The Youth Leadership class learned a lot about our community’s garbage and energy issues during its Jan. 29 Environment Day.
Class member Pietro Damasceno recounts the day below.
7:45 Students arrived at Lake Lytal Park and ate a delicious breakfast from Panera Bread.
9:00 The arrival at the Solid Waste Authority was greeted by Brian, an Education Specialist that knew the ins and outs of the entire facility. He gave us a presentation of the spectacular work put into the Solid Waste Authority and all the numbers and statistics that were ultimately surprising and interesting for us students.
9:15 Brian gave us an intriguing and informative tour on bus of the entire Solid Waste Authority, explaining the amount of resources generated from burning and compacting garbage in the Renewable Facility #1. We then drove past all three landfills along with the construction site of Renewable Facility #2, which will be a state-of-the-art and model for all other Waste companies in the country.
9:30 After we got off the bus and headed inside the Renewable Facility #1, Brian brought us into a room which sat on the top-center part of the building, giving us a 180 degree view of the amazing facility. From there, we could see the transfer station, the conveyer belts, and the separators, along with the men bringing in the garbage in large trucks and piling it up on one side of the building. As the men worked away, Brian explained all the different moving parts around us, along with many objects they find in the trash every day.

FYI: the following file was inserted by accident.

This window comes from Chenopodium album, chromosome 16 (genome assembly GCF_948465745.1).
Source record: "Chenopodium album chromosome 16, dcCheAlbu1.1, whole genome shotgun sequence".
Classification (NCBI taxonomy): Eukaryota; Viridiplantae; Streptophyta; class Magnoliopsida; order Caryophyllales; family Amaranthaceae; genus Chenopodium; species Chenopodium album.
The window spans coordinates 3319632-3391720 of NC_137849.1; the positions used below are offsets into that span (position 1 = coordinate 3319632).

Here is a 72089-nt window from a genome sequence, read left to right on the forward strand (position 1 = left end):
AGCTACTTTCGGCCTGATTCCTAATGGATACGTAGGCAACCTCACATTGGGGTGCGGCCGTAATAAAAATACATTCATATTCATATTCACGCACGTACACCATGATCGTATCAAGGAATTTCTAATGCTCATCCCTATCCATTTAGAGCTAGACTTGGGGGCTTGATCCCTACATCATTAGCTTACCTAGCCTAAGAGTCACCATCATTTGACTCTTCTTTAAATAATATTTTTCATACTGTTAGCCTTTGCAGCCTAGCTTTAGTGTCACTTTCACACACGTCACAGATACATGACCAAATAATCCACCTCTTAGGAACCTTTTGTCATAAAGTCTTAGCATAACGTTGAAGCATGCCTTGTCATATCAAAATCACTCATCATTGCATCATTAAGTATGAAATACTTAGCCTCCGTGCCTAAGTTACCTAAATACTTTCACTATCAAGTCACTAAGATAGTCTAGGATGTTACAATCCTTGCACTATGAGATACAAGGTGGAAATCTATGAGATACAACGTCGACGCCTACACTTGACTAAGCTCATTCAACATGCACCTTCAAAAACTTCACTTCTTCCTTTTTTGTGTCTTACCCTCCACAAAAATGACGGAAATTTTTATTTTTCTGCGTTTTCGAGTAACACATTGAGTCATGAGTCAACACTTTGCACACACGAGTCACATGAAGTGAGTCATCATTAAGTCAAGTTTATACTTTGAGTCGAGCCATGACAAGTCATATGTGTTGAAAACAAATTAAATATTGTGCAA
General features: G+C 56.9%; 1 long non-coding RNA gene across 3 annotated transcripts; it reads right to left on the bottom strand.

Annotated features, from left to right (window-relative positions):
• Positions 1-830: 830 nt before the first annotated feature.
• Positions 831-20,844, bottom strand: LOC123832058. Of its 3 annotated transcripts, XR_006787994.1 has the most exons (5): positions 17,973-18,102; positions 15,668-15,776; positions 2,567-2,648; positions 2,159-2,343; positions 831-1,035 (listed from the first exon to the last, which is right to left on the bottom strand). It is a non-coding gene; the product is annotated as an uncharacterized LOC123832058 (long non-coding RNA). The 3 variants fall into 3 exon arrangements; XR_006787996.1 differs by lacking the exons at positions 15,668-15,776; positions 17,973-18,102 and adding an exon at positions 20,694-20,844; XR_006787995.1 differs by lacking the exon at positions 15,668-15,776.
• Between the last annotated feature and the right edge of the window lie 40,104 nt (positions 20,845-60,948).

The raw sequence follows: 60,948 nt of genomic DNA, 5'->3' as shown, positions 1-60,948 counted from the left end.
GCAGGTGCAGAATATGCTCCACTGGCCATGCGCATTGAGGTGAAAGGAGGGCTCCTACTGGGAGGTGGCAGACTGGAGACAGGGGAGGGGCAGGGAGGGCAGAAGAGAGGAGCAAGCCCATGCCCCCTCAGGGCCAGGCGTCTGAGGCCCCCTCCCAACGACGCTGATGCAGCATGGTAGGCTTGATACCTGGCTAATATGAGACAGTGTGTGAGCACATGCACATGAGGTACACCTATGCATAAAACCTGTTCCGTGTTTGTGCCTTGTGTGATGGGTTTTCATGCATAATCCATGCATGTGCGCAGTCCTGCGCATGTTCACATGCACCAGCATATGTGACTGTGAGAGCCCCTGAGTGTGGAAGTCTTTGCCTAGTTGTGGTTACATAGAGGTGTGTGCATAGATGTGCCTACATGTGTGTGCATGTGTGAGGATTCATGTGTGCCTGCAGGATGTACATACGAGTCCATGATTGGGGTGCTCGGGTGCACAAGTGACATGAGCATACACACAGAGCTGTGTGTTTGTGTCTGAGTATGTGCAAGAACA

9:45 We hopped back on the bus and made our way towards the Recycling facility, bypassing the Bio-solids Pelletization Plant. Arriving at the Recycling Facility, we checked in on the milk cartons and cereal boxes we used up for the past week. From the viewing room, Brian showed us the machines that compact all the recyclable material and ship them into semi trucks for use by private companies that take interest in such materials. Brian explained to us that the biggest problem the company faces is uneducated citizens on how to sort their recycled materials; how some people throw plastic bags, bicycles, and even dead animals into their SWA Recycle bins. The company spends loads of money paying employees to sort out the material into their correct areas.
11:10 After dropping off Brian at the main entrance, we continued moved onto the FPL West Energy Center, which is the largest natural gas power plant in North America, supplying power to homes all the way up the coast to Georgia. We were greeted warmly by John Carber and Thomas Bean, the Director of Public Community Engagement. John gave us an informative and detailed explanation of the energy-producing process, such as turbines, natural gas, and other electrical components. Thomas then gave us a detailed explanation of the different community and natural preservation projects that FPL produces, such as “a giant hot tub for manatees in the intracoastal,” as we enjoyed a Chic-fil-a lunch.
1:00 We jumped back on the bus and embarked on the tour of the entire power plant, from the turbines to the fuel tanks to the cooling units, intrigued by every piece of information given to us. We then left the facility to head towards the Florida Water Treatment.
1:30 Arriving at the Florida Water Treatment, we were given a brief presentation by Della Ivanoff along with a vegetation overview by Nate. After taking in all the information provided, half the group got the safety talk about operating the kayaks from Stephen and were sent out to the water to get a close-up look at the vegetation, while the second group stayed onshore and received a presentation about the water movement and management in the everglades all throughout Palm Beach County by Della.
2:45 Both groups switched places so we all were able to enjoy the kayaking along with the presentations.
3:40 After a long days’ work, we headed back to Lake Lytal park to conclude our intriguing and informative day of the management of the environment in Palm Beach County.